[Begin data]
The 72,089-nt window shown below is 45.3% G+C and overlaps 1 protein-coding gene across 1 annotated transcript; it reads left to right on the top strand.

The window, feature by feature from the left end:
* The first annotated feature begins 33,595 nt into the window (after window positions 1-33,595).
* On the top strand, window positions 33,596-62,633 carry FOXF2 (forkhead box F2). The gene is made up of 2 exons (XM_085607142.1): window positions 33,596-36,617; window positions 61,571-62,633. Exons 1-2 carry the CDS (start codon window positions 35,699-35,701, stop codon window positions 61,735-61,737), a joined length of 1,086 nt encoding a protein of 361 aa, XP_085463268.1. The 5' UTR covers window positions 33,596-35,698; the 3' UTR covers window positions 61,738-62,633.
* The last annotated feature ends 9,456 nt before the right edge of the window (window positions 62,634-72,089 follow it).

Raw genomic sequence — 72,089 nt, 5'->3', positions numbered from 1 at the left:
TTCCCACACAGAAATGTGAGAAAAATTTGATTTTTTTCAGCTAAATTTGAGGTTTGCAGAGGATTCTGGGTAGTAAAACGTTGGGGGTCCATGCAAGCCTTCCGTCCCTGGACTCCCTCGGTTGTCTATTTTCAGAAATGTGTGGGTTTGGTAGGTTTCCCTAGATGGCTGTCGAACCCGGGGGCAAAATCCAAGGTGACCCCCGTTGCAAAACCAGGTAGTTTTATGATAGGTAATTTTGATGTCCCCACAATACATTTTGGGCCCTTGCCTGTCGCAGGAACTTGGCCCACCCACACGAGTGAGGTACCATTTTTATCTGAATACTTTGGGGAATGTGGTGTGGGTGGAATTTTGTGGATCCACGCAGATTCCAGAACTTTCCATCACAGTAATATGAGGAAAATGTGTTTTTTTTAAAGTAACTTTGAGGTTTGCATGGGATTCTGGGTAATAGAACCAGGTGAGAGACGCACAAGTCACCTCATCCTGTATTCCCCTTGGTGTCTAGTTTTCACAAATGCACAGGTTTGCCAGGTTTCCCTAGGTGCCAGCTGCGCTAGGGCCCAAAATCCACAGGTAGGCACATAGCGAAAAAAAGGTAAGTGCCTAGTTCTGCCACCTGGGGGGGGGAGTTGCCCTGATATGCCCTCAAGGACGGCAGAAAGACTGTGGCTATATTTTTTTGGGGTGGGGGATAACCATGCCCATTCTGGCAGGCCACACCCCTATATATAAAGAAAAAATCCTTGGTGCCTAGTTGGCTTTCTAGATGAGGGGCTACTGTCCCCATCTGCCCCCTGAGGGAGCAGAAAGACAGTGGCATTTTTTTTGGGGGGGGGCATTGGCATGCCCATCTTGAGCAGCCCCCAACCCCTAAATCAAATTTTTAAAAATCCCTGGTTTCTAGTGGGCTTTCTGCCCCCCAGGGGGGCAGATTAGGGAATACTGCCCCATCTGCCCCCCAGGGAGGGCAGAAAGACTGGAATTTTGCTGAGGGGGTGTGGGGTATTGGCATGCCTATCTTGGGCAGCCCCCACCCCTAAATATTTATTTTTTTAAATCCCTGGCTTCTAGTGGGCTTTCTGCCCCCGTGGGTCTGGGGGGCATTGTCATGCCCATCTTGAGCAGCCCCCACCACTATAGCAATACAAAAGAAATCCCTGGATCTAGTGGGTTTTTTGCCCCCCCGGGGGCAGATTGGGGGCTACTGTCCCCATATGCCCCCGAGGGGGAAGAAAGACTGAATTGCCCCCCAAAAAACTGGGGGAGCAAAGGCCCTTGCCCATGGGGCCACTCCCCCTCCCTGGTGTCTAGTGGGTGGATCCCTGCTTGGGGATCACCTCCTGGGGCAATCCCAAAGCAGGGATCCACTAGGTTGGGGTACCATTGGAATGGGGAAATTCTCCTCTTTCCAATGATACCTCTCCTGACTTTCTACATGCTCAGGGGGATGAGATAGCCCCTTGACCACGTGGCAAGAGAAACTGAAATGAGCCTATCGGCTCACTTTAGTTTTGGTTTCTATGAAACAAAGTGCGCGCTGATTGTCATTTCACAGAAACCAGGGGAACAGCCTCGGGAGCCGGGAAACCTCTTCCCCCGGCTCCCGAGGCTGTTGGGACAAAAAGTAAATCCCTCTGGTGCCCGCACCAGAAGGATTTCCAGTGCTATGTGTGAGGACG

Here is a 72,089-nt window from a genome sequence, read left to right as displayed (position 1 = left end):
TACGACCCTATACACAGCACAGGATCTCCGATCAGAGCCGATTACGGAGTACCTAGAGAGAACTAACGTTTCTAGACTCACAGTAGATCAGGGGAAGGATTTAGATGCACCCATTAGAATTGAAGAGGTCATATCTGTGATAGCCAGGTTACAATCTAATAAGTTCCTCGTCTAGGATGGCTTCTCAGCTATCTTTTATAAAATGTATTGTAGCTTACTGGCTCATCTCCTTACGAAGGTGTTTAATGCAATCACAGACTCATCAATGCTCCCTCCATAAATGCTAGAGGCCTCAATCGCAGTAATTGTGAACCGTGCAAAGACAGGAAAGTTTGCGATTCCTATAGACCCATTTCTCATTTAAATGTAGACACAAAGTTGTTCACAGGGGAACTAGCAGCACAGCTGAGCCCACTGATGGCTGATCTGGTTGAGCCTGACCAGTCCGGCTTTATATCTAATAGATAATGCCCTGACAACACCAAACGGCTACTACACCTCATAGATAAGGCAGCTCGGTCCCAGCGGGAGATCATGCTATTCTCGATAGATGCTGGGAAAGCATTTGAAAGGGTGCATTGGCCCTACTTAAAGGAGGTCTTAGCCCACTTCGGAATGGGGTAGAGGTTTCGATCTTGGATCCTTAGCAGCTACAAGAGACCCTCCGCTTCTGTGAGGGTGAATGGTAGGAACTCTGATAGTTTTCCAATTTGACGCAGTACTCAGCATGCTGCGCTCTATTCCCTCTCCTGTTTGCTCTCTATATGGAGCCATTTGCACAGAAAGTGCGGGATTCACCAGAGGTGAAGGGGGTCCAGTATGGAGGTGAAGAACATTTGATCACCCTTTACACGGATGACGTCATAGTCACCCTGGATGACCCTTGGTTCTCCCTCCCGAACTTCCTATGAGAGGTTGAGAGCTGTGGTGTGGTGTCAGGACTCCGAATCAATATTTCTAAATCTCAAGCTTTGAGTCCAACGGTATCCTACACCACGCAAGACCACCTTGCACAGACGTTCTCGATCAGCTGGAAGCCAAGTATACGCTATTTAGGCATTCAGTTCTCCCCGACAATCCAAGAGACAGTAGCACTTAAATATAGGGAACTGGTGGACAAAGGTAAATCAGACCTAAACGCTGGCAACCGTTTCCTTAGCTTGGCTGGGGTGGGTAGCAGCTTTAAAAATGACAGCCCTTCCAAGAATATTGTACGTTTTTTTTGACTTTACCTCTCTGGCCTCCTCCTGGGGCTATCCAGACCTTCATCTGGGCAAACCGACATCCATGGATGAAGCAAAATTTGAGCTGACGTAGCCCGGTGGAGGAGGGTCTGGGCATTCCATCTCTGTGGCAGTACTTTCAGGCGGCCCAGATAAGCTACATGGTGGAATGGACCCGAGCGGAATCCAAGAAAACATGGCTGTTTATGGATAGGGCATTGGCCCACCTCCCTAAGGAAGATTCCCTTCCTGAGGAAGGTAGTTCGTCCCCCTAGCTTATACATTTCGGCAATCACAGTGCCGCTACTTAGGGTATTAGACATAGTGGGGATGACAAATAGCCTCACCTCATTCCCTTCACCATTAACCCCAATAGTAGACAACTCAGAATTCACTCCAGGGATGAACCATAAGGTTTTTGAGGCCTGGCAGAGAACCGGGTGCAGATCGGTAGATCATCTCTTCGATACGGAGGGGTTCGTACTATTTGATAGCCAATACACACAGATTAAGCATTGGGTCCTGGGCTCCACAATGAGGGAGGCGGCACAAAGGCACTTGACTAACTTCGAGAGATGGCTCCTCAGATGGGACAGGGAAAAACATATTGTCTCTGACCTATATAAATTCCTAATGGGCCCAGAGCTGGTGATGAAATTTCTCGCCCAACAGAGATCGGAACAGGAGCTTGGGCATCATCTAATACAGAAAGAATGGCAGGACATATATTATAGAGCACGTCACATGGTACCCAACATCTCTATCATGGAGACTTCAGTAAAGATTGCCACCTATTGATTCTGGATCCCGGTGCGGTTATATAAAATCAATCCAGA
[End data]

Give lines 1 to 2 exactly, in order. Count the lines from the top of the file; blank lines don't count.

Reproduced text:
The 72,089-nt window shown below is 45.3% G+C and overlaps 1 protein-coding gene across 1 annotated transcript; it reads left to right on the top strand.

The window, feature by feature from the left end: